On Monday, Council member Debora Juarez intends to introduce an ordinance placing a one-year moratorium on commercial development within the Aurora-Licton Springs Urban Village.
Juarez has been working with the ALUV to “accelerate and enact HALA proposed zoning changes along the Aurora Avenue corridor in advance of the vote for city wide HALA changes sometime in 2018.” The HALA changes would move the neighborhood toward “a vibrant residential community” with multifamily housing, pedestrian-oriented retail and services, and open space. According to the draft legislation, since 2014 half of permit applications within the Commercial 1, Commercial 2, and Neighborhood Commercial 3 designated zones in the urban village have included uses, including “mini-warehouses,” that are inconsistent with the intended direction for the neighborhood. There is concern that if the trend continues it will set back future efforts to reshape the neighborhood in the desired direction.
The ordinance declares a 12-month moratorium on accepting new permits in C1, C2 and NC3 zones in the Aurora-Licton Springs Urban Village for the following uses:
- Drive-in businesses;
- Dry boat storage;
- General manufacturing;
- Heavy commercial services, except laundry facilities existing as of April 1, 2001;
- Sales and rental of large boats;
- Vessel repair (major or minor);
- Principal use, nonresidential long-term parking;
- Outdoor storage;
- Heavy commercial sales;
- Sales and rental of motorized vehicles, except within an enclosed structure;
- Solid waste management;
- Recycling uses;
- Towing services;
- Principal use vehicle repair (major or minor);
- Wholesale showroom;
The moratorium doesn’t apply to any development project that is already in the permit process or has received its permit by the effective date of the ordinance.
The length of the moratorium is designed to synch up with the planned schedule for the actual rezone of the area:
Normally, a moratorium of this type would require a SEPA review and a public hearing before it could be adopted. To get around that, the legislation is a self-declared “public emergency ordinance” that is “necessary for the protection of the public health, safety and welfare.” That excuses it from the SEPA review under Seattle Municipal Code. It also excuses it from holding a public hearing before the ordinance is adopted, though under state law it must hold one on the moratorium within sixty days of its adoption. A moratorium is normally limited to six months, though it can be extended to one year if it is accompanied by a work plan for further studies (such as the planned schedule for the rezone above).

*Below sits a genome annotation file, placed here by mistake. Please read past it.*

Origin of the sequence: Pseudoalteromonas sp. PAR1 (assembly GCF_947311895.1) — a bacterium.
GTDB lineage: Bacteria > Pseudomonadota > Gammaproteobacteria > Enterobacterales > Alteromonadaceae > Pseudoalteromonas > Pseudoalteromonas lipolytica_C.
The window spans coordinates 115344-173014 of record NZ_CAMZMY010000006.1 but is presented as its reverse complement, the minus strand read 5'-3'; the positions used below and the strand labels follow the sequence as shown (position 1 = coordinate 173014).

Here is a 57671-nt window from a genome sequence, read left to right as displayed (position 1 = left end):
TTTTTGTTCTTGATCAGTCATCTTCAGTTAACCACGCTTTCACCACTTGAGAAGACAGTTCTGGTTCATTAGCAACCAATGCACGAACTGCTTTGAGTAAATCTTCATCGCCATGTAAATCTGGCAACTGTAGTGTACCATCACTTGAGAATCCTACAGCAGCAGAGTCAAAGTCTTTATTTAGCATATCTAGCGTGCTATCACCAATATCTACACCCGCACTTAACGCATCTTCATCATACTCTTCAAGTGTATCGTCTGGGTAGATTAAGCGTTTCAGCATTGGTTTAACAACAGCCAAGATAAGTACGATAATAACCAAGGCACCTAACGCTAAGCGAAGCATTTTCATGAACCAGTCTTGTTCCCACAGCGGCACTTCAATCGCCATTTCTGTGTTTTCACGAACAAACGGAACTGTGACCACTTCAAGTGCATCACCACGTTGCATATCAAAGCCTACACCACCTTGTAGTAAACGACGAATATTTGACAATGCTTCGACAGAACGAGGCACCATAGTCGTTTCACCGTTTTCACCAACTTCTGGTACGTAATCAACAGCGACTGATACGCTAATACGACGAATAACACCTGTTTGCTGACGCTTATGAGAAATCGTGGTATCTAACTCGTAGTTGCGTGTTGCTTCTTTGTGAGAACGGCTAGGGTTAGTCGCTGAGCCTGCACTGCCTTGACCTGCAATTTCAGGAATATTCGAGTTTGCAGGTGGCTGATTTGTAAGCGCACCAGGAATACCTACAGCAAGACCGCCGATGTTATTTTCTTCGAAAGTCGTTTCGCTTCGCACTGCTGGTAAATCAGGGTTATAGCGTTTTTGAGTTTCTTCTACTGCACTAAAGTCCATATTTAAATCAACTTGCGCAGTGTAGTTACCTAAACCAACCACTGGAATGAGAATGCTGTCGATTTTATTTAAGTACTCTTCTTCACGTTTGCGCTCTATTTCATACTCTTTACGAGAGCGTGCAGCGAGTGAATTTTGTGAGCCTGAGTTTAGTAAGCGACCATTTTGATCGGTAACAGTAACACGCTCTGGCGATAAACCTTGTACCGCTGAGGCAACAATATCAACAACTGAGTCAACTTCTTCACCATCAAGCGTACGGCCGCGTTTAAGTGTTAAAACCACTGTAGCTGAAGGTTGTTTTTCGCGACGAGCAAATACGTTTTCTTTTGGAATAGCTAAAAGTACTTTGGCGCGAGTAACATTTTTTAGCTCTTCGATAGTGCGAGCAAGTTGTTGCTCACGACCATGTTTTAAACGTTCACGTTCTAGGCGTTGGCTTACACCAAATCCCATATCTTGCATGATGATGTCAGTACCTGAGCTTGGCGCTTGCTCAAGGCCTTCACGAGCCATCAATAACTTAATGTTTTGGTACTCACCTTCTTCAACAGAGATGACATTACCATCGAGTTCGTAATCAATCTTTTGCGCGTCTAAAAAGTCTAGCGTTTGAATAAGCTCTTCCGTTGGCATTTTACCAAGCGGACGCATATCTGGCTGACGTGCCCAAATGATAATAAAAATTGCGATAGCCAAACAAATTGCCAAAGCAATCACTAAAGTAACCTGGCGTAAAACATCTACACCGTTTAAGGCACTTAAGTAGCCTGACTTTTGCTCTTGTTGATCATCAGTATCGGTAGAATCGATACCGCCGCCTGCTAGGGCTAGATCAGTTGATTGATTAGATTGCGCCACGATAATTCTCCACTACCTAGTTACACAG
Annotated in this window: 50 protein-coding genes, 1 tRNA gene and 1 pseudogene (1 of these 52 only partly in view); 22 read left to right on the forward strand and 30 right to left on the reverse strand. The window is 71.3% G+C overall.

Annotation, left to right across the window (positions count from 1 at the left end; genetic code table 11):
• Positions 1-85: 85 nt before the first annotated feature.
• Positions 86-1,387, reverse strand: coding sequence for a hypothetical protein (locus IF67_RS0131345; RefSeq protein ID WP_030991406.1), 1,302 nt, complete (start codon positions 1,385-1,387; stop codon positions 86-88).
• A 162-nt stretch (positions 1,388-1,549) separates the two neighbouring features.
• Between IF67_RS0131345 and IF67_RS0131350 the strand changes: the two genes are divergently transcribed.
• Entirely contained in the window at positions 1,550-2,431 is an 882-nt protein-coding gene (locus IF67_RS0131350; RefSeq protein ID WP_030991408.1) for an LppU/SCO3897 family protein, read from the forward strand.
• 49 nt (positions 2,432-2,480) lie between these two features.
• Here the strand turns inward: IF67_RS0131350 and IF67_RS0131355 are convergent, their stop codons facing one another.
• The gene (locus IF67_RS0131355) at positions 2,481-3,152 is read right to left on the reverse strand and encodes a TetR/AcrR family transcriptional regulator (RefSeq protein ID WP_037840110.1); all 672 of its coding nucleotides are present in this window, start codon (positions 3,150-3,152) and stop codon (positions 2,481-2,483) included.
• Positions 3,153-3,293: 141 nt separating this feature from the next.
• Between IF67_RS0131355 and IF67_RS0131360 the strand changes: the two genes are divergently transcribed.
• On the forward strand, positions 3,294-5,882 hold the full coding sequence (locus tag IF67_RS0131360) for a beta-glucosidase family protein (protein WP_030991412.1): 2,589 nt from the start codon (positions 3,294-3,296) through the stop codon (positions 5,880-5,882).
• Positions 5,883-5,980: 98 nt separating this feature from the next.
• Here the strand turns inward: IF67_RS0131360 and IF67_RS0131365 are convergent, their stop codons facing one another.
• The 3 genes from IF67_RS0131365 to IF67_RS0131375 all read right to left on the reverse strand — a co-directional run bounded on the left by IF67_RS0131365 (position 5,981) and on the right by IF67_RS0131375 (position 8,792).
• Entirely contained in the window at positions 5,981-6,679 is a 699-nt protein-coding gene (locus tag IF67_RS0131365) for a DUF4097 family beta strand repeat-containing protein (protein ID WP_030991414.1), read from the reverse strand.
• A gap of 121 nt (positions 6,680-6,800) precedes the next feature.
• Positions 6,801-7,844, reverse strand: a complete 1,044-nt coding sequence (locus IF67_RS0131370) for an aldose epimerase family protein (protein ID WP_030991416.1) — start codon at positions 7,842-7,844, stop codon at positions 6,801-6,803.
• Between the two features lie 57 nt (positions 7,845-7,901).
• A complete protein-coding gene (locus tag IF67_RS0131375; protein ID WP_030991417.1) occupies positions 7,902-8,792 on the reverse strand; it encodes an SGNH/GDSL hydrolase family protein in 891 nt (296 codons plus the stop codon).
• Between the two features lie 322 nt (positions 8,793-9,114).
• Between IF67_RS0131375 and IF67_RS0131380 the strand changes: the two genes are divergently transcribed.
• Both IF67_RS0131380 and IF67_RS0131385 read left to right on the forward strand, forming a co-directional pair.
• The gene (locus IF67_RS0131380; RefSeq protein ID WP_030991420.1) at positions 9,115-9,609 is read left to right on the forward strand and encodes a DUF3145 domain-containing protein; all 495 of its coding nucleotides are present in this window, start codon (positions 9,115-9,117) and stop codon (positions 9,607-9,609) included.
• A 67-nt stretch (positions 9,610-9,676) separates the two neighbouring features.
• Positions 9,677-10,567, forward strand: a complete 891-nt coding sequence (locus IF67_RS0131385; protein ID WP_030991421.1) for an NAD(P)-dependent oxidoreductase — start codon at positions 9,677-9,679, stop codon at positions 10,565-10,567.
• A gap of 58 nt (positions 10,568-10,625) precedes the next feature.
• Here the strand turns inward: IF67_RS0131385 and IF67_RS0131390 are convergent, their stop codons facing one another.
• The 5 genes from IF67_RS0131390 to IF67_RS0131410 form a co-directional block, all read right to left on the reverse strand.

Juarez is stretching the definition of “public emergency” in establishing the moratorium, arguing that prohibiting permitting of car dealerships and mini-warehouses is “necessary for the protection of the public health, safety and welfare.” Passing the ordinance will certainly expose the city to lawsuits from commercial developers whose development rights are being curtailed. Given the direction of the long-term plans a moratorium makes sense, but using emergency authority to rush it through, skipping the public hearing and SEPA review is eyebrow-raising to say the least. None of its findings-of-fact and declarations in the legislation explain how mini-warehouses are a threat to public health, safety and welfare — they simply say the prohibited uses are “inconsistent” with the neighborhood plan, which has not yet been codified in the city’s land use code. The public hearing and SEPA review requirements are there for a reason: to stop the government from making exactly this kind of land use change quickly and quietly without public transparency.
Juarez is fast-tracking the legislation, and since it’s budget season and committees aren’t meeting, the legislation would be introduced on Monday afternoon, skip deliberation in committee, and come before the full Council for final adoption next Monday.